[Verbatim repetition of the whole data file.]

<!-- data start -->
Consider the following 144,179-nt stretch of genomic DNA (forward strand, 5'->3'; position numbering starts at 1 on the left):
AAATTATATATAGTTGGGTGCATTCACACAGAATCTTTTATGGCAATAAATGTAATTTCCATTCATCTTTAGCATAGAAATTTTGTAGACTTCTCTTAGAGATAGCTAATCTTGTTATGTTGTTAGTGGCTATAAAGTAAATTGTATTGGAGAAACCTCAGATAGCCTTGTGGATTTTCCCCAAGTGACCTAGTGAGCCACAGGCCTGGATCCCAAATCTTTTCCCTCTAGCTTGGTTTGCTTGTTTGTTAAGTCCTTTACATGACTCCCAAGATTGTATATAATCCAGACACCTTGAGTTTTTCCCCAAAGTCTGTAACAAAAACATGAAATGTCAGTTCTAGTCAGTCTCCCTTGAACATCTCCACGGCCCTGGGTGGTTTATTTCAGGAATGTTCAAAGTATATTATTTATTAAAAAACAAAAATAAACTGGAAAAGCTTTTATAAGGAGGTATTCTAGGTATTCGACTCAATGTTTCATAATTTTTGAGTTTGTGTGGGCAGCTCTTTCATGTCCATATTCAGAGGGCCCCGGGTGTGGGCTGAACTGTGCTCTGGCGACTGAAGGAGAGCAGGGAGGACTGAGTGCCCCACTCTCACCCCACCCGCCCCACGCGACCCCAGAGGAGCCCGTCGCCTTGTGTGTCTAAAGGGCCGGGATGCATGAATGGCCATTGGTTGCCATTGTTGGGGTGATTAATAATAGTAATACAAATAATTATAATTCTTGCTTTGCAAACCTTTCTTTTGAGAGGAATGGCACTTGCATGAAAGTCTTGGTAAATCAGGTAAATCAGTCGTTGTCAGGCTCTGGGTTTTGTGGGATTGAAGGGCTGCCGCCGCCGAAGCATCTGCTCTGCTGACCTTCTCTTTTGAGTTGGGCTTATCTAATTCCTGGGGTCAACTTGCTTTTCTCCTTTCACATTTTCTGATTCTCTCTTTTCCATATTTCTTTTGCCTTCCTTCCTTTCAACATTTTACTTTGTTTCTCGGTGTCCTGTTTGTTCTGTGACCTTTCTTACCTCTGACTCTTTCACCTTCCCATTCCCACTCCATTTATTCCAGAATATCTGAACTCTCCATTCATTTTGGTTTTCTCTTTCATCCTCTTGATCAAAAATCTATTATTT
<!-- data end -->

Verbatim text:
Consider the following 144,179-nt stretch of genomic DNA (forward strand, 5'->3'; position numbering starts at 1 on the left):
AAATTATATATAGTTGGGTGCATTCACACAGAATCTTTTATGGCAATAAATGTAATTTCCATTCATCTTTAGCATAGAAATTTTGTAGACTTCTCTTAGAGATAGCTAATCTTGTTATGTTGTTAGTGGCTATAAAGTAAATTGTATTGGAGAAACCTCAGATAGCCTTGTGGATTTTCCCCAAGTGACCTAGTGAGCCACAGGCCTGGATCCCAAATCTTTTCCCTCTAGCTTGGTTTGCTTGTTTGTTAAGTCCTTTACATGACTCCCAAGATTGTATATAATCCAGACACCTTGAGTTTTTCCCCAAAGTCTGTAACAAAAACATGAAATGTCAGTTCTAGTCAGTCTCCCTTGAACATCTCCACGGCCCTGGGTGGTTTATTTCAGGAATGTTCAAAGTATATTATTTATTAAAAAACAAAAATAAACTGGAAAAGCTTTTATAAGGAGGTATTCTAGGTATTCGACTCAATGTTTCATAATTTTTGAGTTTGTGTGGGCAGCTCTTTCATGTCCATATTCAGAGGGCCCCGGGTGTGGGCTGAACTGTGCTCTGGCGACTGAAGGAGAGCAGGGAGGACTGAGTGCCCCACTCTCACCCCACCCGCCCCACGCGACCCCAGAGGAGCCCGTCGCCTTGTGTGTCTAAAGGGCCGGGATGCATGAATGGCCATTGGTTGCCATTGTTGGGGTGATTAATAATAGTAATACAAATAATTATAATTCTTGCTTTGCAAACCTTTCTTTTGAGAGGAATGGCACTTGCATGAAAGTCTTGGTAAATCAGGTAAATCAGTCGTTGTCAGGCTCTGGGTTTTGTGGGATTGAAGGGCTGCCGCCGCCGAAGCATCTGCTCTGCTGACCTTCTCTTTTGAGTTGGGCTTATCTAATTCCTGGGGTCAACTTGCTTTTCTCCTTTCACATTTTCTGATTCTCTCTTTTCCATATTTCTTTTGCCTTCCTTCCTTTCAACATTTTACTTTGTTTCTCGGTGTCCTGTTTGTTCTGTGACCTTTCTTACCTCTGACTCTTTCACCTTCCCATTCCCACTCCATTTATTCCAGAATATCTGAACTCTCCATTCATTTTGGTTTTCTCTTTCATCCTCTTGATCAAAAATCTATTATTT